The Chametzky Papers document Chametzky’s career as an educator, advocate, and academic pioneer. Included in the collection are professional correspondence, notes compiled for research and teaching, committee and meeting notes, travel documents and memorabilia, and a series of materials relating to the founding of The Massachusetts Review and the Institute for Advanced Study in the Humanities at the University of Massachusetts Amherst.

Subjects

  • University of Massachusetts Amherst--Faculty
  • University of Massachusetts Amherst. Department of English

Contributors

  • Chametzky, Jules

Children’s Aid and Family Services of Hampshire County Inc.

Children's Aid and Family Service Records, 1910-ca. 2001.

10 boxes (8 linear feet).
Call no.: MS 008

Agency providing traditional child and family service and extensive mental health services that worked closely with the SPCC, was a member in the Child Welfare League of America, and was the Northampton representative for the National Association of Travelers Aid Societies. Includes 10 versions of the constitution, typed personal recollections from the 25th anniversary, annual reports, minutes, and the correspondence of President Miriam Chrisman (1952-1957). Of special note, Mrs. Calvin Coolidge was the Chair of the Home Finding Committee of the Massachusetts Society for the Prevention of Cruelty to Children which helped to found the CAFS.

Subjects

  • Child mental health services--Massachusetts--Hampshire County--History
  • Child welfare--Massachusetts--Hampshire County--History
  • Children--Institutional care--Massachusetts--Hampshire County--History
  • Coolidge, Grace Goodhue, 1879-1957
  • Floods--Massachusetts
  • Foster home care--Massachusetts--Hampshire County--History
  • Franklin County (Mass.)--Social conditions
  • Hampshire County (Mass.)--Social conditions
  • Homeless children--Massachusetts--Franklin County--History
  • Homeless children--Massachusetts--Hampshire County--History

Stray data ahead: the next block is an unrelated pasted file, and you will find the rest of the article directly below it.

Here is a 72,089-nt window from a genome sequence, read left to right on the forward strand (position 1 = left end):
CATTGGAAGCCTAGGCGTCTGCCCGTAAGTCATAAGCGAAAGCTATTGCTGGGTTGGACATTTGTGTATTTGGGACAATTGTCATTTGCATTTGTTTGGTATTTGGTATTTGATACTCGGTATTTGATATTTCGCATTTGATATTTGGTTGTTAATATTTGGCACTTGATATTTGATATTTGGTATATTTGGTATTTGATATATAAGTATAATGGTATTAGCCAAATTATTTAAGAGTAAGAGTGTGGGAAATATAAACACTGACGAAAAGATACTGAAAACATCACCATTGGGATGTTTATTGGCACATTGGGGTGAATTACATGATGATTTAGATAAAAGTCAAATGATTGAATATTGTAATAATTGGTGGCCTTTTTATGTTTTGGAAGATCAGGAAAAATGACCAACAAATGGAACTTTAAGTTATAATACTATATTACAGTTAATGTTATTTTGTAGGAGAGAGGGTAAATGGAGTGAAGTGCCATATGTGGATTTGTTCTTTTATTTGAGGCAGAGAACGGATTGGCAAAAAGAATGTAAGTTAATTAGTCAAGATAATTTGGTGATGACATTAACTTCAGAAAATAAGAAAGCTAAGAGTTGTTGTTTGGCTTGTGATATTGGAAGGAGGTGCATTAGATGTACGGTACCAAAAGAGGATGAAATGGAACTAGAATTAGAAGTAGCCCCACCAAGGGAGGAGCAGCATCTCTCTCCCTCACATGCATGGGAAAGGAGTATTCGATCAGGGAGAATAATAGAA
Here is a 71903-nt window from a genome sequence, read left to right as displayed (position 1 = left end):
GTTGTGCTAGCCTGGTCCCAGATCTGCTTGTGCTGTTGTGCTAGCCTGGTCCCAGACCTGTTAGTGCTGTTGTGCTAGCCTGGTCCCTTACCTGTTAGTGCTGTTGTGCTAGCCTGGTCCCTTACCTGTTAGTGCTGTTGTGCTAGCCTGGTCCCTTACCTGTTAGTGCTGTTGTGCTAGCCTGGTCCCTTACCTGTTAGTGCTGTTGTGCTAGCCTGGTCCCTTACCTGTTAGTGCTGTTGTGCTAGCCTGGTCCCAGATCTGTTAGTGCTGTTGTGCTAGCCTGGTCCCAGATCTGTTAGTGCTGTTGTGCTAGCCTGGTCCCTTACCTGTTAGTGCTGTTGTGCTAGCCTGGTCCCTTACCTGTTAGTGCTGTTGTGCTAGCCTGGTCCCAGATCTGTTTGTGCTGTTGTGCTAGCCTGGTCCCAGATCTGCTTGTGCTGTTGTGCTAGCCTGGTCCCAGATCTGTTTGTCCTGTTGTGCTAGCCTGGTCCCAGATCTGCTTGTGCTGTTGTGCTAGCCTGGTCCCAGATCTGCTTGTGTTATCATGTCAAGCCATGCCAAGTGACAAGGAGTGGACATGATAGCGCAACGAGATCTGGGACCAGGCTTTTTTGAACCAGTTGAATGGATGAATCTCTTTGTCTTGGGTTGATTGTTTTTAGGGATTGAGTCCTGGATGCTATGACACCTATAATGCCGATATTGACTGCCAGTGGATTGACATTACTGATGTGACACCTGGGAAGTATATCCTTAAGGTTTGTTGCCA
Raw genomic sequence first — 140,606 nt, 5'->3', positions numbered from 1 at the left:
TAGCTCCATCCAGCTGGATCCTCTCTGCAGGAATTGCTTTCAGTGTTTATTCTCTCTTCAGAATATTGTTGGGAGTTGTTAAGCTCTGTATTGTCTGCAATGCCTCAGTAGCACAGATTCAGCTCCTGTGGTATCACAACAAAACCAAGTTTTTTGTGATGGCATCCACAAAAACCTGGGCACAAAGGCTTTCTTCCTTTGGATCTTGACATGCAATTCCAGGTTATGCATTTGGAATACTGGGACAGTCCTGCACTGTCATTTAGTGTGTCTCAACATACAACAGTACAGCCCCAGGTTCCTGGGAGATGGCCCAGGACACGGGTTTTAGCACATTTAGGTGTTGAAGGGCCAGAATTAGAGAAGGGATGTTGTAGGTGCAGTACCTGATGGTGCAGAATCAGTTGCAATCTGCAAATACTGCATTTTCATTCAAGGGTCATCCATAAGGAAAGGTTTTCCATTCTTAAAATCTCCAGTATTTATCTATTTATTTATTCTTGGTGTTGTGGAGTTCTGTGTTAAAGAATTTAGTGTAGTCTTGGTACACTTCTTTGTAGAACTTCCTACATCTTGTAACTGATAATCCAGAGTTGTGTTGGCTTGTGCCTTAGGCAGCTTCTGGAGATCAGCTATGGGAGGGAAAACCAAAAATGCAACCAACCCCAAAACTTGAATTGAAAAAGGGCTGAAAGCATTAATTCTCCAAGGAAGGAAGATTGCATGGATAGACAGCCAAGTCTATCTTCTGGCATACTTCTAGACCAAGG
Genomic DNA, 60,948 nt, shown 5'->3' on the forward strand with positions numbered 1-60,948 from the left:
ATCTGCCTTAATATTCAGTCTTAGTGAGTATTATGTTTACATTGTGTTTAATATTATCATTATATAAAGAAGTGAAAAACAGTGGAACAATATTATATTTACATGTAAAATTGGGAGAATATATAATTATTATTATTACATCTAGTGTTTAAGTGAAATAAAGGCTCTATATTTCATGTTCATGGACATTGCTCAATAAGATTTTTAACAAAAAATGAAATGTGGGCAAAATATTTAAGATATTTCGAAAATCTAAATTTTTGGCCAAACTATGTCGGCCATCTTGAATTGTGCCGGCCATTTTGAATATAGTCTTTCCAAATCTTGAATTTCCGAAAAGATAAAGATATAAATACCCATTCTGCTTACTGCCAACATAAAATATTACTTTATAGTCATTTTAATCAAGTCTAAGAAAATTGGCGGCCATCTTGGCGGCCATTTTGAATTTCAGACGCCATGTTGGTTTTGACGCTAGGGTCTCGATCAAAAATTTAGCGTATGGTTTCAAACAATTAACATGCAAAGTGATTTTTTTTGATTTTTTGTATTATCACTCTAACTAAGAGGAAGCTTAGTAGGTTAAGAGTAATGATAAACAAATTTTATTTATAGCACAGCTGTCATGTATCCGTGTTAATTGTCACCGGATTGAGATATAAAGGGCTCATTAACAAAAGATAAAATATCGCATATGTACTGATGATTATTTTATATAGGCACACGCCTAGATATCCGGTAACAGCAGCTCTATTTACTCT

• Hurricanes--Massachusetts
  • Northampton (Mass.)--Intellectual life--History
  • Northampton (Mass.)--Social conditions
  • Social service--Massachusetts--Hampshire County--History
  • Voluntarism--Massachusetts--History

Contributors

  • Children's Aid Association (Hampshire County, Mass.)
  • Children's Aid and Family Service of Hampshire County (Hampshire County, Mass.)
  • Children's Home Association (Franklin County, Mass. and Hampshire County, Mass.)
  • Chrisman, Miriam Usher
  • Massachusetts Society for the Prevention of Cruelty to Children. Home Finding Committee

Clark, William Smith, 1826-1886

William Smith Clark Papers, 1814-2003 (Bulk: 1844-1886).

(14.75 linear feet).
Call no.: RG 003/1 C63
William Smith Clark
William Smith Clark

Born in Ashfield, Massachusetts, in 1826, William Smith Clark graduated from Amherst College in 1848 and went on to teach the natural sciences at Williston Seminary until 1850, when he continued his education abroad, studying chemistry and botany at the University of Goettingen, earning his Ph.D in 1852. From 1852 to 1867 he was a member of Amherst College’s faculty as a Professor of Chemistry, Botany, and Zoology. As a leading citizen of Amherst, Clark was a strong advocate for the establishment of the new agricultural college, becoming one of the founding members of the college’s faculty and in 1867, the year the college welcomed its first class of 56 students, its President. During his presidency, he pressured the state government to increase funding for the new college and provide scholarships to enable poor students, including women, to attend. The college faced economic hardship early in its existence: enrollment dropped in the 1870s, and the college fell into debt. He is noted as well for helping to establish an agricultural college at Sapporo, Japan, and building strong ties between the Massachusetts Agricultural College and Hokkaido. After Clark was denied a leave of absence in 1879 to establish a “floating college” — a ship which would carry students and faculty around the world — he resigned.

The Clark Papers include materials from throughout his life, including correspondence with fellow professors and scientists, students in Japan, and family; materials relating to his Civil War service in the 21st Massachusetts Infantry; photographs and personal items; official correspondence and memoranda; published articles; books, articles, television, and radio materials relating to Clark, in Japanese and English; and materials regarding Hokkaido University and its continuing relationship with the University of Massachusetts.

Subjects

  • Agricultural colleges--Japan--History
  • Agricultural colleges--Massachusetts--History
  • Agriculturists--Japan
  • Agriculturists--Massachusetts
  • Amherst (Mass.)--History
  • Amherst College--Faculty
  • Amherst College--Students--Correspondence
  • Hokkaido (Japan)--History
  • Hokkaid¯o Daigaku--History
  • Hokkaid¯o Teikoku Daigaku--History
  • Japan--Relations--United States